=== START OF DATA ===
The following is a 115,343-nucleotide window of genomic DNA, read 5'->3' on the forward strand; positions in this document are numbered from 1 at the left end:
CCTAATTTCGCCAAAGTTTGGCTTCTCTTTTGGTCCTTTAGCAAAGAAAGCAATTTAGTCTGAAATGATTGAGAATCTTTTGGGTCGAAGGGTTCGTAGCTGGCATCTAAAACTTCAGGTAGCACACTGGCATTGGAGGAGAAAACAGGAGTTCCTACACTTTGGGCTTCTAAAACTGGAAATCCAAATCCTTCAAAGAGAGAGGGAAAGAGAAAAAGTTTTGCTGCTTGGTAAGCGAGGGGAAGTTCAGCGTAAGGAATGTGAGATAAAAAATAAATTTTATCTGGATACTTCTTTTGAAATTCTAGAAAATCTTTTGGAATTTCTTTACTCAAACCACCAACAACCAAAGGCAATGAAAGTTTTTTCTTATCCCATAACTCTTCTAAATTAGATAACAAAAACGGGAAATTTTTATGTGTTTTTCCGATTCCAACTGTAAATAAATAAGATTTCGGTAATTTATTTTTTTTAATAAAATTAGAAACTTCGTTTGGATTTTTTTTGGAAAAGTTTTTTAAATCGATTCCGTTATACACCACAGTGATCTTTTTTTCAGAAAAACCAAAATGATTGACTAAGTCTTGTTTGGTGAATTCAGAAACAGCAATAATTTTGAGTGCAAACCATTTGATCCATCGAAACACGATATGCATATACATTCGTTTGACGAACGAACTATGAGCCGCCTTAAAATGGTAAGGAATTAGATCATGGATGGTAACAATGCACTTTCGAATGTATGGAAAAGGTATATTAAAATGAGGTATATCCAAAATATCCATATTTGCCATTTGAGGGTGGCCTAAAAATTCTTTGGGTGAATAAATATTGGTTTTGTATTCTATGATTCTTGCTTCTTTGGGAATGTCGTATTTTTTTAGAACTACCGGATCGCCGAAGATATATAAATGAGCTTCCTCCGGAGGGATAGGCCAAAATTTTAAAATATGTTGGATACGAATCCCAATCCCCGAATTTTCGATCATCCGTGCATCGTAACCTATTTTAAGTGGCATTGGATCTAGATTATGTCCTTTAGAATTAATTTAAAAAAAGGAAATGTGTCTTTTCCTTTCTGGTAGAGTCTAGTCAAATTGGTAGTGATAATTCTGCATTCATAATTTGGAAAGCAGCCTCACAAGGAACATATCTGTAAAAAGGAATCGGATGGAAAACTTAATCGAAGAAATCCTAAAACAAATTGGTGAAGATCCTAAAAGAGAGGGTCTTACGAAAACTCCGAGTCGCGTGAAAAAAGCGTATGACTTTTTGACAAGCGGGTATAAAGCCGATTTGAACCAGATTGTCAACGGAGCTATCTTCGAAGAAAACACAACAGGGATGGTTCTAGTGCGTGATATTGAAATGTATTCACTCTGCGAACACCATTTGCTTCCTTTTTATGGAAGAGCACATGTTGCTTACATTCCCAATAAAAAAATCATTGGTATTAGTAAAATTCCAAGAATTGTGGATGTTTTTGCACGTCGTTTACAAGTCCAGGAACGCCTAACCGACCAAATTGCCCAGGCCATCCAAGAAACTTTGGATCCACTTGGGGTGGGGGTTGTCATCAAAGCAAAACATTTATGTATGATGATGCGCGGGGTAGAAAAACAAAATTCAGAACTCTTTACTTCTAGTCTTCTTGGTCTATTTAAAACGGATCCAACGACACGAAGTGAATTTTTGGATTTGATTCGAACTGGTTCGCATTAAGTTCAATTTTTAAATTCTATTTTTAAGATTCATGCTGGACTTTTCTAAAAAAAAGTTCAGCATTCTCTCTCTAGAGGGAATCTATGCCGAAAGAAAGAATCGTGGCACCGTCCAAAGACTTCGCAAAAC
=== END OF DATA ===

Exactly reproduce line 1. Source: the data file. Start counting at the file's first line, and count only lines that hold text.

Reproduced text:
The following is a 115,343-nucleotide window of genomic DNA, read 5'->3' on the forward strand; positions in this document are numbered from 1 at the left end: